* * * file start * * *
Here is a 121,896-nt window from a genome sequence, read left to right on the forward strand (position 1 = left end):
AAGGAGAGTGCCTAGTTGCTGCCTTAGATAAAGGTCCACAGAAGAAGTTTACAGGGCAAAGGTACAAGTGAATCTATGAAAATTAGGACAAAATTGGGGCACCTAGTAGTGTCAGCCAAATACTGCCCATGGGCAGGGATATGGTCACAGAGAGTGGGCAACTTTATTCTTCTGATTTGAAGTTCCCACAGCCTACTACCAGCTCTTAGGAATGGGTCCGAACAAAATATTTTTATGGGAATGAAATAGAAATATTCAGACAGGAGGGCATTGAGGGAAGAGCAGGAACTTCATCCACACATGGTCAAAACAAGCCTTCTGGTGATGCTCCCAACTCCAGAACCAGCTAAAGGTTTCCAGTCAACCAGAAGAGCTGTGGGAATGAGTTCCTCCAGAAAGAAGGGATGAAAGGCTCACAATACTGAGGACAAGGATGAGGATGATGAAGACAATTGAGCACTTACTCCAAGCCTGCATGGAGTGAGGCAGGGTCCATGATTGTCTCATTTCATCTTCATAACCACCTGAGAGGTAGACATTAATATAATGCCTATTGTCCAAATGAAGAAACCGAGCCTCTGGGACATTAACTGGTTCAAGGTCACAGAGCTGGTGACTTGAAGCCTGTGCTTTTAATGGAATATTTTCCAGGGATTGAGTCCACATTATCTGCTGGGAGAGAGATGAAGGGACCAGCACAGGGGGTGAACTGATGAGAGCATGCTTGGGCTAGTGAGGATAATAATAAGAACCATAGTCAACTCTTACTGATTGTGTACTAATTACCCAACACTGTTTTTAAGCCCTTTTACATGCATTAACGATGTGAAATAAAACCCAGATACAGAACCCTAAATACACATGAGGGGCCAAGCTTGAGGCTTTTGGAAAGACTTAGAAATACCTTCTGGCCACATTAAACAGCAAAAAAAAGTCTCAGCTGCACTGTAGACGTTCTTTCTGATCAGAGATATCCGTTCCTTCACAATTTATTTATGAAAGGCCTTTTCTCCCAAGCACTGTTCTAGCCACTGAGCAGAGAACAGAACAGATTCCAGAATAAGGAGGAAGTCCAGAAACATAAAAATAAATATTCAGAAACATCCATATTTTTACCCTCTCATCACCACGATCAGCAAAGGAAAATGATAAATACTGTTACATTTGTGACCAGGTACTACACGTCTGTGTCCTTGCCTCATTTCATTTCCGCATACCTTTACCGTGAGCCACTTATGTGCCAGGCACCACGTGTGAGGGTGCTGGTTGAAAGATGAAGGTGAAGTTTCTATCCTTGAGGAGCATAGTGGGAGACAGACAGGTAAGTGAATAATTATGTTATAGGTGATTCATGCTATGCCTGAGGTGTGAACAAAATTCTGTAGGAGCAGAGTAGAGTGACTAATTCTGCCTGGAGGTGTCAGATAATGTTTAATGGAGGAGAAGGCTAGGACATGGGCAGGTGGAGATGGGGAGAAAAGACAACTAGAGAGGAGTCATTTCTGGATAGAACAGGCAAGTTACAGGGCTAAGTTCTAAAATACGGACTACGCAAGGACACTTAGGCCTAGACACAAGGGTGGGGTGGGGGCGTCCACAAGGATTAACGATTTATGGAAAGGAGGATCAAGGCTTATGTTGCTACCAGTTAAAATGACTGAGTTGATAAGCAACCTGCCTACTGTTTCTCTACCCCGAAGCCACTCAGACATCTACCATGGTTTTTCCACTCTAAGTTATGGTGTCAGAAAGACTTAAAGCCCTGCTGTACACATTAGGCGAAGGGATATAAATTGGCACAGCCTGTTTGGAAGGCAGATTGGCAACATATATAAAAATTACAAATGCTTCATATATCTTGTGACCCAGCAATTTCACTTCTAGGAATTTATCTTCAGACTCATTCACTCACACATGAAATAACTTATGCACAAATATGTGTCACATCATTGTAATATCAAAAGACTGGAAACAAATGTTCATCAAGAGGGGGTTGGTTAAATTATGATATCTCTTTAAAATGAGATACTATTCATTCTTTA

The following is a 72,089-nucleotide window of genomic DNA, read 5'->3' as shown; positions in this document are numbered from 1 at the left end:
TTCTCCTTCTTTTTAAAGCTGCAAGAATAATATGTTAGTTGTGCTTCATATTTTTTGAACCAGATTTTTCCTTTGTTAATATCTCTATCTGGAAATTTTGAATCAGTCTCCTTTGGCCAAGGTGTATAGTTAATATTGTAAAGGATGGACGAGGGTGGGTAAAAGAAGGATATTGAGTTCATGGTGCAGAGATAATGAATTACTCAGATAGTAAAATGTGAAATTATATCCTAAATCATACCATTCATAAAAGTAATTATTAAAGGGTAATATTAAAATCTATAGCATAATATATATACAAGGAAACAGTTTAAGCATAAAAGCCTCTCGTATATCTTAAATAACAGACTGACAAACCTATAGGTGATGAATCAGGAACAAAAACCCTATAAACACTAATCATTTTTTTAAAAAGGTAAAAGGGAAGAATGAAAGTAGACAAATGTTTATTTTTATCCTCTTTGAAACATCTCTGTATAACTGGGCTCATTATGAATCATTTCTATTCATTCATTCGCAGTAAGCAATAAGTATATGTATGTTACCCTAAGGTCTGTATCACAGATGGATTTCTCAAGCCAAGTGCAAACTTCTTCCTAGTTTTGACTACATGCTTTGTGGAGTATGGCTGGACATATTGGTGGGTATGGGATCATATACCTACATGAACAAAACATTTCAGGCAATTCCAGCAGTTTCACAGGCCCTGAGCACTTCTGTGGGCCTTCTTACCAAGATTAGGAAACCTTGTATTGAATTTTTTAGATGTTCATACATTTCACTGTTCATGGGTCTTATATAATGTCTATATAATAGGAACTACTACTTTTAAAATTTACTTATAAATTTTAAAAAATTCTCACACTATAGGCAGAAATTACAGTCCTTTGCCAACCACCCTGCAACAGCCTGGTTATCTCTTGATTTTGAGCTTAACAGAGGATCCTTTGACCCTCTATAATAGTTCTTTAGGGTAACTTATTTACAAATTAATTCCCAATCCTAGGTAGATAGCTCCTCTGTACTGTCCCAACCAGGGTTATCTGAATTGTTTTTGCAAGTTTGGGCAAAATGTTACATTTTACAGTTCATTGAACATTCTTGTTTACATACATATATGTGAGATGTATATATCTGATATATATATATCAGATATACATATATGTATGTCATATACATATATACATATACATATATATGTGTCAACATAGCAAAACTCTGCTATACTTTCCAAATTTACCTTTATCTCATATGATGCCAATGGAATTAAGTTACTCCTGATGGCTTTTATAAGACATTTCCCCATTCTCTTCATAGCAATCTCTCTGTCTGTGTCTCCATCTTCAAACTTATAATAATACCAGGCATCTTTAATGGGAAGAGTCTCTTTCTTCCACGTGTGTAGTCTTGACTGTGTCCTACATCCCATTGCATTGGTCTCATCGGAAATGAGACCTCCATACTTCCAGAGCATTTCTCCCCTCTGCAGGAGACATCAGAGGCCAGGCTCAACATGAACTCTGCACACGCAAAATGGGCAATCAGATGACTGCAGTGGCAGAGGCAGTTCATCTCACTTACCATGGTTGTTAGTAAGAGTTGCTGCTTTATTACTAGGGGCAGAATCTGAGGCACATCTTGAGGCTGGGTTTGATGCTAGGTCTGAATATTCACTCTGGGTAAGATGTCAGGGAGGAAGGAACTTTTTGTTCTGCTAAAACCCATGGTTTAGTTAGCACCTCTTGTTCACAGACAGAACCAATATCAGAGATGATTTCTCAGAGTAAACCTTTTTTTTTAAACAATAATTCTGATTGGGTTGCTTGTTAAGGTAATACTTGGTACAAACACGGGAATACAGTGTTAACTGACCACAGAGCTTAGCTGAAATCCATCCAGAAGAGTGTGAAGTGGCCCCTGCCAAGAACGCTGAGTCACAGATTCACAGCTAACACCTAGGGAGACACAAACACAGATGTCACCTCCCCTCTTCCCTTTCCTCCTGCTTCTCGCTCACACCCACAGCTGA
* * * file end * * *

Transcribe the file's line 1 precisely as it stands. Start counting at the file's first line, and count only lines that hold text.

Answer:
Here is a 121,896-nt window from a genome sequence, read left to right on the forward strand (position 1 = left end):